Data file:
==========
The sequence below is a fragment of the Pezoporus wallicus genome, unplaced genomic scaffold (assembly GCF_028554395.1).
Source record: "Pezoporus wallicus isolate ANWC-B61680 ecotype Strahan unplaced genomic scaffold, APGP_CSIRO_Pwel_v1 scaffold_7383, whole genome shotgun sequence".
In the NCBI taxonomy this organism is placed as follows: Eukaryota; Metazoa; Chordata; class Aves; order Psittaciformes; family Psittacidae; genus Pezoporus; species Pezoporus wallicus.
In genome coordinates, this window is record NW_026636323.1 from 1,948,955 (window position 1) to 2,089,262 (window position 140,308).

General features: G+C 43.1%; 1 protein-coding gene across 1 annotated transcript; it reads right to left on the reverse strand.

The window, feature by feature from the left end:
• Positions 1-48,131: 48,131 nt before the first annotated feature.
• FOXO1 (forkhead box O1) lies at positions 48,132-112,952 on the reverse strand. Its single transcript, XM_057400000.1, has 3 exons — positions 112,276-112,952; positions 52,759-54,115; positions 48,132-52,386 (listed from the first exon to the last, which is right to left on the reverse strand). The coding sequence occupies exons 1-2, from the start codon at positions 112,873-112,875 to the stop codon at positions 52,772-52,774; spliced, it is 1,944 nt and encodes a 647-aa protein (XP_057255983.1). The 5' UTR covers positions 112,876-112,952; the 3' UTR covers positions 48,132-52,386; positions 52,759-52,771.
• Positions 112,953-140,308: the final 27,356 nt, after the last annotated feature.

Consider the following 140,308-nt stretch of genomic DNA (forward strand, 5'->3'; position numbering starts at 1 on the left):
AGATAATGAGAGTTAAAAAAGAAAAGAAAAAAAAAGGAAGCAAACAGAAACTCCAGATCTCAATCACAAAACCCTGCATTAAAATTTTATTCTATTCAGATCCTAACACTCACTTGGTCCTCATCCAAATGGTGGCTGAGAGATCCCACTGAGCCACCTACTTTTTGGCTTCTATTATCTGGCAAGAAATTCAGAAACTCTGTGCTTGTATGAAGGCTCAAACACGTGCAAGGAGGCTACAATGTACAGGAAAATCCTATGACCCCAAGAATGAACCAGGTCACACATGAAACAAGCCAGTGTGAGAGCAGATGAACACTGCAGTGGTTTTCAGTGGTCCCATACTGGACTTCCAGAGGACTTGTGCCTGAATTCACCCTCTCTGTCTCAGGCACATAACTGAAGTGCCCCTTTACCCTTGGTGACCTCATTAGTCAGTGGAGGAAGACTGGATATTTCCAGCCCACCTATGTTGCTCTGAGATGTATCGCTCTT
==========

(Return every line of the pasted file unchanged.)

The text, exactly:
The sequence below is a fragment of the Pezoporus wallicus genome, unplaced genomic scaffold (assembly GCF_028554395.1).
Source record: "Pezoporus wallicus isolate ANWC-B61680 ecotype Strahan unplaced genomic scaffold, APGP_CSIRO_Pwel_v1 scaffold_7383, whole genome shotgun sequence".
In the NCBI taxonomy this organism is placed as follows: Eukaryota; Metazoa; Chordata; class Aves; order Psittaciformes; family Psittacidae; genus Pezoporus; species Pezoporus wallicus.
In genome coordinates, this window is record NW_026636323.1 from 1,948,955 (window position 1) to 2,089,262 (window position 140,308).

General features: G+C 43.1%; 1 protein-coding gene across 1 annotated transcript; it reads right to left on the reverse strand.

The window, feature by feature from the left end:
• Positions 1-48,131: 48,131 nt before the first annotated feature.
• FOXO1 (forkhead box O1) lies at positions 48,132-112,952 on the reverse strand. Its single transcript, XM_057400000.1, has 3 exons — positions 112,276-112,952; positions 52,759-54,115; positions 48,132-52,386 (listed from the first exon to the last, which is right to left on the reverse strand). The coding sequence occupies exons 1-2, from the start codon at positions 112,873-112,875 to the stop codon at positions 52,772-52,774; spliced, it is 1,944 nt and encodes a 647-aa protein (XP_057255983.1). The 5' UTR covers positions 112,876-112,952; the 3' UTR covers positions 48,132-52,386; positions 52,759-52,771.
• Positions 112,953-140,308: the final 27,356 nt, after the last annotated feature.

Consider the following 140,308-nt stretch of genomic DNA (forward strand, 5'->3'; position numbering starts at 1 on the left):
AGATAATGAGAGTTAAAAAAGAAAAGAAAAAAAAAGGAAGCAAACAGAAACTCCAGATCTCAATCACAAAACCCTGCATTAAAATTTTATTCTATTCAGATCCTAACACTCACTTGGTCCTCATCCAAATGGTGGCTGAGAGATCCCACTGAGCCACCTACTTTTTGGCTTCTATTATCTGGCAAGAAATTCAGAAACTCTGTGCTTGTATGAAGGCTCAAACACGTGCAAGGAGGCTACAATGTACAGGAAAATCCTATGACCCCAAGAATGAACCAGGTCACACATGAAACAAGCCAGTGTGAGAGCAGATGAACACTGCAGTGGTTTTCAGTGGTCCCATACTGGACTTCCAGAGGACTTGTGCCTGAATTCACCCTCTCTGTCTCAGGCACATAACTGAAGTGCCCCTTTACCCTTGGTGACCTCATTAGTCAGTGGAGGAAGACTGGATATTTCCAGCCCACCTATGTTGCTCTGAGATGTATCGCTCTT